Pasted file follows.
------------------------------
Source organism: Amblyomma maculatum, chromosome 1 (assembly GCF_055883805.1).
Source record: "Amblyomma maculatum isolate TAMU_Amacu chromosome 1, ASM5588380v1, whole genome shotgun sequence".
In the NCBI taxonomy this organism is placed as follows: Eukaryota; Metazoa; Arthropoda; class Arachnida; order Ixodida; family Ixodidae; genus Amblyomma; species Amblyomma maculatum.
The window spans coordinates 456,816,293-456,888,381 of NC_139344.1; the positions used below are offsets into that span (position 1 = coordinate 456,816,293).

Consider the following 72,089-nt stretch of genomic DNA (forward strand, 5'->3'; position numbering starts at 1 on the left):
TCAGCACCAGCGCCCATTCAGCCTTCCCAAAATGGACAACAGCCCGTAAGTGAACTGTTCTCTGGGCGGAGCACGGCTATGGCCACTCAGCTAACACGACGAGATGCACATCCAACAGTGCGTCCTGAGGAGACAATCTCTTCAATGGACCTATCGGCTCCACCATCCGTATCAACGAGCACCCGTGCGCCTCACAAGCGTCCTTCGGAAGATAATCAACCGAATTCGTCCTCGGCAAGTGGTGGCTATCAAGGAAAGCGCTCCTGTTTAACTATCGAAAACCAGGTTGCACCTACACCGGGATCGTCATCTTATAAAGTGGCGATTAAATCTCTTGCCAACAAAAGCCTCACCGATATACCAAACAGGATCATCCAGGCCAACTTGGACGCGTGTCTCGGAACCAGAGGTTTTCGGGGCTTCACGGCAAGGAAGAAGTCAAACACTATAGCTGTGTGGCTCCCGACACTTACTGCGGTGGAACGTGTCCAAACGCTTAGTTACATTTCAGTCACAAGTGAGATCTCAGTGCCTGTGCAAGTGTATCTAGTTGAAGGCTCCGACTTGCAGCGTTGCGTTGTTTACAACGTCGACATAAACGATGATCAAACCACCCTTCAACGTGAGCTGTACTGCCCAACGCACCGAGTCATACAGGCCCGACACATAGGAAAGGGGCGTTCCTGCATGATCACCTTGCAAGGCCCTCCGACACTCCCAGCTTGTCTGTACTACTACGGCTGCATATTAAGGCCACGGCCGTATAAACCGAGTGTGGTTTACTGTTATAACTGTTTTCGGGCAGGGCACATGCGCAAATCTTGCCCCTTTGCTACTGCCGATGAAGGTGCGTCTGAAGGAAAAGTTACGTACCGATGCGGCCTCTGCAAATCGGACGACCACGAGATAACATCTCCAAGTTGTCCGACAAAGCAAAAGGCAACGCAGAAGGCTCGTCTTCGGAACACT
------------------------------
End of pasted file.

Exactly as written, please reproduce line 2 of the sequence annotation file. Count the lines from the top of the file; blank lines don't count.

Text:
Source record: "Amblyomma maculatum isolate TAMU_Amacu chromosome 1, ASM5588380v1, whole genome shotgun sequence".